Although pages have been written throughout history on this topic, a simple and helpful way to tackle this topic is by relating the Gospel to the following four areas of thought.
But before we dive into these it may be helpful to clear up some modern misconceptions of what the Gospel is NOT about first.
A. I’m OK. You’re OK. We’re All OK
Some treat Christianity as a big religious therapy session where believers sit around attempting to make each other feel better. Everyone is fine with God and the biggest problem people face is learning how to navigate the ups and downs of life. The real task of living is to master all the psychological principals and principles for success in order to live life to the fullest. This understanding of the gospel errs in making man the center of theological thought. Certainly there is need for psychology and good psychologists, but psychology is not God’s good news to man.
B. Understanding The Gospel Simply As God Is Love
Read 1 John 4:8,16. These verses which speak of God’s character are no doubt 100% true. There is, however, a misunderstanding or perhaps, better yet, a misinterpretation of how this specific truth about God’s character applies to our lives. Some argue that since God loves me, he never wants His children to suffer. He desires His children to have the finest cars, the nicest houses, etc. As children of the King, Christians should have the best because it shows His great love for them. This view of the gospel becomes largely unbalanced when it is compared to the whole of scripture, the life of Christ, and the life of many who follow Him.
Consider these scriptures: Matt. 8:20; Mark 10:17-22; James 2:1-7; Matt. 6:19-21; Matt. 6:33
What does the Bible say concerning wealth, riches, and material possessions?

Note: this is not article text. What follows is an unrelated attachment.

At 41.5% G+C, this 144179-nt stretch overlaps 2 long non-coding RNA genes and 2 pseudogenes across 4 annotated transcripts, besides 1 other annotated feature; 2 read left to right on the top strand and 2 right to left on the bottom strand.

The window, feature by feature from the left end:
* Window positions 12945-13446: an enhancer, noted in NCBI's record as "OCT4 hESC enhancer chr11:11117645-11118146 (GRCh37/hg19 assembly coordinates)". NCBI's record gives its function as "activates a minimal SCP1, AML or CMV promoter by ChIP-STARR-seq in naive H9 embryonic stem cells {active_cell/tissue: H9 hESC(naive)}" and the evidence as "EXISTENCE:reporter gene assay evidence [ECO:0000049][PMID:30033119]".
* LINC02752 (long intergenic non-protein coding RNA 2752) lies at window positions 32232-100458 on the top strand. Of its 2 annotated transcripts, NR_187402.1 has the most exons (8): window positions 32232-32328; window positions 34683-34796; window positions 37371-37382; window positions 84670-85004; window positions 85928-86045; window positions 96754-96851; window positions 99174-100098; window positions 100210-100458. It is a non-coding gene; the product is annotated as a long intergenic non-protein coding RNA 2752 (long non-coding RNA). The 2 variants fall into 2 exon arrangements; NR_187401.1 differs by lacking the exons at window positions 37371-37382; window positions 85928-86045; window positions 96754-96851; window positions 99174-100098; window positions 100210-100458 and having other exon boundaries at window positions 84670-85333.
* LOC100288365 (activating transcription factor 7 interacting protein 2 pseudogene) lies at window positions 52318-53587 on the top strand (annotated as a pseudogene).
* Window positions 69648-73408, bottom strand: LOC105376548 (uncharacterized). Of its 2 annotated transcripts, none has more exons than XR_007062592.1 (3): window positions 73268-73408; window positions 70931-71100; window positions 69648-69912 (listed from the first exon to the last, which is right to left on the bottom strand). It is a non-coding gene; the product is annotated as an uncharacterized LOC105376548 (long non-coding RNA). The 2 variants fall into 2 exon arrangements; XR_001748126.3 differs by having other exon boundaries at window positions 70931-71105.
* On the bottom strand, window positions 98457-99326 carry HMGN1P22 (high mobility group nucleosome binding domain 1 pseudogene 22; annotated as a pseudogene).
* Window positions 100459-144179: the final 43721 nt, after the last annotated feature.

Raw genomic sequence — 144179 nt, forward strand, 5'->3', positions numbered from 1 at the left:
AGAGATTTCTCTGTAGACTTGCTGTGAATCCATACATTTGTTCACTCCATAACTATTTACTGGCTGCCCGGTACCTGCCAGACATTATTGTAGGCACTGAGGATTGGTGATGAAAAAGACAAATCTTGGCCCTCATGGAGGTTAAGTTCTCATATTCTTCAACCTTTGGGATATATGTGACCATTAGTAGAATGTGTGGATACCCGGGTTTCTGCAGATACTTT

Read 2 Cor. 8:9. In the larger context of chapter 8, what is the heart of this verse? What is it teaching?
C. Understanding The Gospel Simply As Jesus Wants To Be Our Friend
This misconception is both subtle and very dangerous. Saying Jesus wants to be your friend is simply a way of saying that He wants a relationship with us. He wants to hang out with us all the time. He wants to help us through difficult times. He wants to be a shoulder we can cry on. He wants to be the one who takes care of us in our time of need. The problem with this view is one of omission. The problem is that it doesn’t say anything about what keeps Jesus from being our friend. It fails to adequately deal with sin.
Read: Rom. 3:23; 6:23; 5:10. Why is it important to have a firm understanding of the results and consequences of one’s personal sin?
Read: John 15:12-15. With a proper understanding of one’s sin, what makes this passage special to you?
D. We Should Live Rightly
A man was once asked, “What is the gospel?”. His response was, “The gospel is that Jesus came so that we could keep the 10 commandments.” In other words, Jesus came so that people could live good, moral, lives. Ironically, this is not why Jesus came. Jesus came because we couldn’t keep the 10 commandments! That’s what makes grace so amazing!
Read: Gal. 3:23-26. What does Paul say is the purpose of the law according to v. 24? For a better understanding of Paul’s relationship with the law read Rom. 7:7-25.
The law of God is perfect and good. The problem with the law lies not in its perfect standard, the problem lies within us and our inability to live according to it. Our inability to keep the law (sin) should cause us to run directly into the gracious and righteous arms of Jesus.
Therefore, right living is simply believers living out the new life they have in Christ. Living rightly apart from grace never saves anyone because we all have failed to live as rightly as God’s law demands.